It was a hectic evening at the Wells Fargo Center Thursday night, but a hush fell over the sellout crowd as the hometown Flyers sunk into a first-period 2-0 deficit against the Buffalo Sabres in an NHL playoff game. Comcast-Spectacor employees were running around everywhere.
One employee, Malvern Prep alum Ben Davis, was conversing with an old acquaintance when two young women, overburdened by armfuls of posters and fan giveaways, walked hurriedly by. Davis politely excused himself, rushed over to a door and held it open for the two women to walk through.
A small, simple gesture, but it speaks volumes of the old-school way Davis carries himself, and how those values—entrenched first by his parents and reinforced at Malvern Prep—have made him a success at most everything he's set out to accomplish.
Davis, 34, is arguably the greatest high school baseball player to ever come out of the area, and certainly the best baseball player to come out of Malvern Prep. The 1995 Malvern graduate went on to become the second overall pick in Major League Baseball’s amateur draft by the San Diego Padres the spring of '95, and continued to play six seasons in the majors.
Now he’s back as a baseball fixture in the Philadelphia area—and Phillies fans can see him often on Comcast SportsNet’s Phillies Postgame Live with Michael Barkann. When Davis is not there, he’s sometimes heard on 610AM WIP’s morning show with Angelo Cataldi, or doing a guest bit on Comcast SportsNet’s Daily News Live, dispensing baseball wisdom.
Davis' transition from player to broadcaster has been a smooth, if predictable, one. He loves the game, can break down and communicate the nuances of baseball in a discernible way to a mass audience, possesses square-jaw movie star looks and, above all else, he’s honest.
Back to the old-school core values.
“It’s the only way to be,” said Davis, an executive sales rep for Comcast-Spectator during the day who lives in West Chester with his wife Megan, and three children, Tague, Finley and Riley. “I really love doing both things, as a sales rep and talking baseball. After my playing career was over, I was offered a few coaching and scouting positions, but my heart just wasn’t into it. I have a family and three young kids, and there wasn’t anything that was going to take me away from them. They’re my heart and soul.”
Watching Davis break down the Phillies, you wouldn’t be able to tell he has no formal training as an analyst. He’s concise in his opinions and doesn’t hold back. He’s a natural.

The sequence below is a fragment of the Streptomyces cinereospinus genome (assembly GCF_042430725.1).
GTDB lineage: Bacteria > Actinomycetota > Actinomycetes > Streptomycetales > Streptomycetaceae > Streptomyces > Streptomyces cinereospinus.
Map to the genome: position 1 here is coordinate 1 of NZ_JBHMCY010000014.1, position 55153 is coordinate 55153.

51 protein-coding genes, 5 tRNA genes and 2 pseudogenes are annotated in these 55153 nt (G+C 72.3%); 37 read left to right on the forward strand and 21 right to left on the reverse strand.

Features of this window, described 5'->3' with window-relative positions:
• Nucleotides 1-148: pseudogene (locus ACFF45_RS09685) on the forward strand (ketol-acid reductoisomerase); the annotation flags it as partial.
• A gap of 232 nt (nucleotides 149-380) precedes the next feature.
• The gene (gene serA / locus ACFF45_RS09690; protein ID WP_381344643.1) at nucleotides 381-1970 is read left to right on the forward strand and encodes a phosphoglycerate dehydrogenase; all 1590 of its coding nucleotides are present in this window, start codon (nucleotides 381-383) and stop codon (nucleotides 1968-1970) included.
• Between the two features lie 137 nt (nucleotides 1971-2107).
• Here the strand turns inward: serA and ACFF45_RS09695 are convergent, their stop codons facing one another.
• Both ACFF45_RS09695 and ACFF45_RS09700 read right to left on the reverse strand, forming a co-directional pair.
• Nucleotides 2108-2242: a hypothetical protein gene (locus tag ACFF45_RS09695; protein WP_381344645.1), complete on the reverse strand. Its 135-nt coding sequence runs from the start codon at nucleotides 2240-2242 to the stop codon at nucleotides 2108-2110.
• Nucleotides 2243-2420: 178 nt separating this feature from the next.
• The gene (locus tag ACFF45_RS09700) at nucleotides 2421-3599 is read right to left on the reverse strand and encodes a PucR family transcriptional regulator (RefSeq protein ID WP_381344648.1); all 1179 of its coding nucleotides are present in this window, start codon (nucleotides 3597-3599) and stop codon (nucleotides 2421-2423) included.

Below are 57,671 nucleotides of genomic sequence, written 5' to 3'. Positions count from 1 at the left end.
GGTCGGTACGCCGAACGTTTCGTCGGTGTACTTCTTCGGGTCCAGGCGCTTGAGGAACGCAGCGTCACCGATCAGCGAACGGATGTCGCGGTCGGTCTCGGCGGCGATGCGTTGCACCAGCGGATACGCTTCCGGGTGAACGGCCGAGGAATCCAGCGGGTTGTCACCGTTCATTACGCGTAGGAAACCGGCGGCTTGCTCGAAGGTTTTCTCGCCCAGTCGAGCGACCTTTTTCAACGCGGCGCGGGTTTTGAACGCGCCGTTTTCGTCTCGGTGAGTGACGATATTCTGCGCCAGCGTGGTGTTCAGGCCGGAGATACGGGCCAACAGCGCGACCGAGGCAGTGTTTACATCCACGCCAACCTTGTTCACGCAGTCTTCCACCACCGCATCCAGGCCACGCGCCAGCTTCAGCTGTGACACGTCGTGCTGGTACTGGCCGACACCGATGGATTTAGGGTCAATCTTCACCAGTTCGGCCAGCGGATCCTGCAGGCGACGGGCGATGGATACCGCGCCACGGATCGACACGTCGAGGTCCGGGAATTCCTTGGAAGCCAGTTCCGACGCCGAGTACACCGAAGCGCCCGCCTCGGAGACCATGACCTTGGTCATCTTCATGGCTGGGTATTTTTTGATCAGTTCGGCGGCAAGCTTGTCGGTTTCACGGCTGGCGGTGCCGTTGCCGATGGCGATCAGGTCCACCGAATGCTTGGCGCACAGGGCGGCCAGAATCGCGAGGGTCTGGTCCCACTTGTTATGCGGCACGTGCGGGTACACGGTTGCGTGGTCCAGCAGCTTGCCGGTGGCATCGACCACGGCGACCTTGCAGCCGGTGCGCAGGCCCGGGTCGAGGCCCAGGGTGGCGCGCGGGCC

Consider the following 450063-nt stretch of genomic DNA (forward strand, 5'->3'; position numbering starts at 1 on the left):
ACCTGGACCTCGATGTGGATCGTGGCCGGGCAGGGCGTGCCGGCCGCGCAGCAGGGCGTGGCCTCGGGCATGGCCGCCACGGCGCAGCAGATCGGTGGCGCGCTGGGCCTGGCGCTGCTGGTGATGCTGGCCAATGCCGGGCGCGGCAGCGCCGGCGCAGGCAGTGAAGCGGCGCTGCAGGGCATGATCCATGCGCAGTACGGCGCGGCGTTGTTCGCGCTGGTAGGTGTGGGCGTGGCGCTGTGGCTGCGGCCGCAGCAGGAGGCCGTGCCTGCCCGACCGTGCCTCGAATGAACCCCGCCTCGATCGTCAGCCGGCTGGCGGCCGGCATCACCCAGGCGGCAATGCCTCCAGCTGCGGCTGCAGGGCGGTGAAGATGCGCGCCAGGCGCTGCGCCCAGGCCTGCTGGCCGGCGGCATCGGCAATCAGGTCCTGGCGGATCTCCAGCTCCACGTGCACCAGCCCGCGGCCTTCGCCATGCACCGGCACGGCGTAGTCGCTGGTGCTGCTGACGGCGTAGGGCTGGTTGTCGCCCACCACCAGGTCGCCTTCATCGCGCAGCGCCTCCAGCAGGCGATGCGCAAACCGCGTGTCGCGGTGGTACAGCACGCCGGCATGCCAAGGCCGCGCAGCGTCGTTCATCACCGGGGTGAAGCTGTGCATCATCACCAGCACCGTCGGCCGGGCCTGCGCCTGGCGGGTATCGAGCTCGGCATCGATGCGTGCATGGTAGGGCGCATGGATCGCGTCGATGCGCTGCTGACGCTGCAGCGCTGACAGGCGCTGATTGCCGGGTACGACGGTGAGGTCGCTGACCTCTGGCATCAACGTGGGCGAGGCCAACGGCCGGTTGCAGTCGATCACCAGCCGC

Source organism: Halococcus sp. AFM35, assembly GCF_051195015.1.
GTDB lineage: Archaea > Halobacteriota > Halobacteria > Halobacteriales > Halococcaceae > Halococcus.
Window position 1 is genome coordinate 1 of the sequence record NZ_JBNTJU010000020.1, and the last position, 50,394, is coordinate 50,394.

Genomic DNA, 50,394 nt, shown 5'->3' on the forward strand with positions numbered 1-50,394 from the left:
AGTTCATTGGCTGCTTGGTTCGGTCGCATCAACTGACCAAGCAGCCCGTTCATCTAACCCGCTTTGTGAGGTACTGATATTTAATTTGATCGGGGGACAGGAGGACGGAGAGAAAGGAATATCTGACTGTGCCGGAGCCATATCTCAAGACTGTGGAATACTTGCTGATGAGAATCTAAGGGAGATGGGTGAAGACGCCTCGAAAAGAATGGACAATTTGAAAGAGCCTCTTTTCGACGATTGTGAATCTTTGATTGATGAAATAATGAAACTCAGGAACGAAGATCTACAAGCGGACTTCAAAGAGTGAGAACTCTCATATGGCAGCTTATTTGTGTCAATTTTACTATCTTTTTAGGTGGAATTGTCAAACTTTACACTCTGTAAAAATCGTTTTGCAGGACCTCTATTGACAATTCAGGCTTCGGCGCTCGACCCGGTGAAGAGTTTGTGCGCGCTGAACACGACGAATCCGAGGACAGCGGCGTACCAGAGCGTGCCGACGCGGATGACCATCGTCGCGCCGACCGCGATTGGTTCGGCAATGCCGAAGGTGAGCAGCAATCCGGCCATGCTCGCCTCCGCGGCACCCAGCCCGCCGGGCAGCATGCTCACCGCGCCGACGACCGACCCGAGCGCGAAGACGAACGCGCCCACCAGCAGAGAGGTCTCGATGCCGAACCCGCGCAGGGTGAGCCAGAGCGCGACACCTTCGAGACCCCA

When Phillies left fielder Raul Ibanez, a former teammate of Davis’ in Seattle, was going through tough stretch, Davis went back over Ibanez’s at-bats and noticed Ibanez was pulling off the ball early, getting his hips out too quickly in front of his swing. It's those minute details that require a trained, experienced eye.
“I want to be factual. I’m not going to take shots at guys. That’s not my style, and I didn’t like it when I thought people took shots at me during my playing career,” Davis said. “Besides, my mother always told me, if you don’t have anything nice to say, you don’t say it. I want to be able to bring the regular fan into the game and explain to them how you might see it from the dugout.”
Davis might be a rising local TV star in the Delaware Valley, but the real star, he said, is at home in West Chester. While he’s working 10- to 12-hour days with Comcast-Spectacor and Comcast SportsNet, Megan is a stay-at-home mom with three young kids. Davis would rather stand in against a 95-mile-an-hour fastball.
“Doing what I do is fun, what Megan does is the toughest job in the world, I think,” Davis said. “I can take it for a time here and there, but she’s there all day. She is something special. It's why I say I’m really blessed.”
And it's led to some priceless moments.
One of the times Davis appeared on TV, Megan was holding Riley, Davis’ youngest daughter. The two-year-old couldn’t understand what her daddy was saying, but that didn’t matter. She squirmed free from her mother, stretched out her tiny arms and hugged the flat-screen TV image of her father.
[Edited 4/28 10:40 a.m. to correct Comcast-Spectacor employees' role at the arena.]